Managing Director of Ghana Post Company Limited, Bice Osei Kuffuor has said that regulations governing their operations make it difficult to compete with private entities in the courier business.

According to him, these regulations, make it difficult for them to be responsive to the needs of prospective clients.

“For instance, at Ghana Post if I get a new contract right now and somebody wants me to bring some 100 motorbikes to do some distribution for them. To buy these 100 motorbikes, Ghana Post has to go to Public Procurement Authority (PPA), it also has to sit one a month to give you approval to even bring people to come and tender. So that whole process sometimes takes about three months, by the time you get back, your competitors have gone with that business, and so that is immediately the key challenge that we face.

Mr. Osei Kuffuor said this on The Pulse, on Tuesday.

He noted that the challenges notwithstanding, the company aims to own at least 50% of the market share of the courier business.

“Currently, in the courier business, we are behind the likes of DHL, other major courier brands, but it’s a space that we must own and so we are on a mission to own that space at least 50 percent of the market share in that area,” he stressed.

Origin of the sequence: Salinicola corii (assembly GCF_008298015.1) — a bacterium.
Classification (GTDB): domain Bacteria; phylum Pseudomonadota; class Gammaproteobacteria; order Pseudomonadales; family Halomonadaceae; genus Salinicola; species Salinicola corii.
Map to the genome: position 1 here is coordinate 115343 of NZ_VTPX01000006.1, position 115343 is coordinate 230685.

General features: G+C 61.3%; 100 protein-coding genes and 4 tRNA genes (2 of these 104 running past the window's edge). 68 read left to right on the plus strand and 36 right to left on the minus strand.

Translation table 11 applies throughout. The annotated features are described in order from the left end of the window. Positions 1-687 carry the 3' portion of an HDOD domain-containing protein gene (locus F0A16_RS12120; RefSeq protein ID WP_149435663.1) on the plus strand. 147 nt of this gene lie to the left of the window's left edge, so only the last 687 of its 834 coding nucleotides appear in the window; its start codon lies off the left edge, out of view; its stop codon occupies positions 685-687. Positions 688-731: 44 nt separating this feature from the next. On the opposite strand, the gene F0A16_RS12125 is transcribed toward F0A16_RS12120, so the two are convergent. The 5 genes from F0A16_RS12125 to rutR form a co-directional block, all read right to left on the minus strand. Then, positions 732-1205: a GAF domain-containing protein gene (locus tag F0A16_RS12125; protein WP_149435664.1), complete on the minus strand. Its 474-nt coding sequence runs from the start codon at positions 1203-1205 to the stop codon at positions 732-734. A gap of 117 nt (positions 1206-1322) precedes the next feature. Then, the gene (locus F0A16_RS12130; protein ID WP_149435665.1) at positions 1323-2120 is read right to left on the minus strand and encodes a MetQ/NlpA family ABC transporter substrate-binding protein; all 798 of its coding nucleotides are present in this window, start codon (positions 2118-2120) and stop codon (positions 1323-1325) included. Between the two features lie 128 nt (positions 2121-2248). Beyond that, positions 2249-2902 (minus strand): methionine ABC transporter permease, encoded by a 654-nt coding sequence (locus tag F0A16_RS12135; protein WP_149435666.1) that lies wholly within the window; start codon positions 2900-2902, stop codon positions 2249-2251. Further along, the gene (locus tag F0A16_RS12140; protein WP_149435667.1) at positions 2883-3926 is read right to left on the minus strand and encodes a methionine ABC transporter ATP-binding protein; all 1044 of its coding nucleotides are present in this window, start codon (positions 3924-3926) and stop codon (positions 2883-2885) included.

Touching on other challenges facing the company, he said, “Ghana Post is a limited liability company. What it means is that from 1994 when Ghana Post became a limited liability company government is no longer sub-venting Ghana Post. So Ghana Post works to pay itself, works to grow itself. I mean running an organization that has a staff strength of close to 2000 is not an easy task. That’s why Ghana Post has that poor financial position.”

According to the maiden edition of the State Ownership Report, SOEs and Joint Venture Companies (JVCs) reported net losses of GH¢1,375.33 million and GH¢2,341.37 million respectively in 2019.

Ghana Post Company Limited was named in the 2020 State Ownership report as one of the State-Owned Enterprises that are non-performing.

Due to the non–performance of the SOEs recorded in the 2020 State Ownership report, the Ministry of Public Enterprises has served notice that it will privatise non-performing state agencies if they fail to turn the tide.

Minister for State Enterprises, Joseph Cudjoe told Host of JoyNews’ The Pulse, Blessed Sogah on Monday, April 11, that “some SOEs will be privatized, some will be sold off”.